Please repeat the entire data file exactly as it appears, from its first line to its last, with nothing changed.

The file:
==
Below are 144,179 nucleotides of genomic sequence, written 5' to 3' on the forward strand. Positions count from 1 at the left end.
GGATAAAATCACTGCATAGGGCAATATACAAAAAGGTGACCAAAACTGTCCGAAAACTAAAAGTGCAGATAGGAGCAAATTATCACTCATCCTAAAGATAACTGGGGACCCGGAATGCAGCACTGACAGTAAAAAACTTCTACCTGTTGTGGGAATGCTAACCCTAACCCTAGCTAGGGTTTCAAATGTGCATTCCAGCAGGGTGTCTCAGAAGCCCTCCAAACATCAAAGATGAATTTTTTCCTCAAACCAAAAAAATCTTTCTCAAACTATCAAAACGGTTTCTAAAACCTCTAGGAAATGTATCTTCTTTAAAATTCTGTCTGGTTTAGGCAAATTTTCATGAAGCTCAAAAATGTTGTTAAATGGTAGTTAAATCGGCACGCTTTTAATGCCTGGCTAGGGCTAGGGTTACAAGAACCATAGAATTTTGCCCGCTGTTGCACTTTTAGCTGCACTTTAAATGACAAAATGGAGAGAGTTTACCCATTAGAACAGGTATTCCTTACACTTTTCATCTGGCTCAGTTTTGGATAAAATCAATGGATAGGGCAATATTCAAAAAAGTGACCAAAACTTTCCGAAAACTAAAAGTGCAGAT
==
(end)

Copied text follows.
Below are 144,179 nucleotides of genomic sequence, written 5' to 3' on the forward strand. Positions count from 1 at the left end.
GGATAAAATCACTGCATAGGGCAATATACAAAAAGGTGACCAAAACTGTCCGAAAACTAAAAGTGCAGATAGGAGCAAATTATCACTCATCCTAAAGATAACTGGGGACCCGGAATGCAGCACTGACAGTAAAAAACTTCTACCTGTTGTGGGAATGCTAACCCTAACCCTAGCTAGGGTTTCAAATGTGCATTCCAGCAGGGTGTCTCAGAAGCCCTCCAAACATCAAAGATGAATTTTTTCCTCAAACCAAAAAAATCTTTCTCAAACTATCAAAACGGTTTCTAAAACCTCTAGGAAATGTATCTTCTTTAAAATTCTGTCTGGTTTAGGCAAATTTTCATGAAGCTCAAAAATGTTGTTAAATGGTAGTTAAATCGGCACGCTTTTAATGCCTGGCTAGGGCTAGGGTTACAAGAACCATAGAATTTTGCCCGCTGTTGCACTTTTAGCTGCACTTTAAATGACAAAATGGAGAGAGTTTACCCATTAGAACAGGTATTCCTTACACTTTTCATCTGGCTCAGTTTTGGATAAAATCAATGGATAGGGCAATATTCAAAAAAGTGACCAAAACTTTCCGAAAACTAAAAGTGCAGAT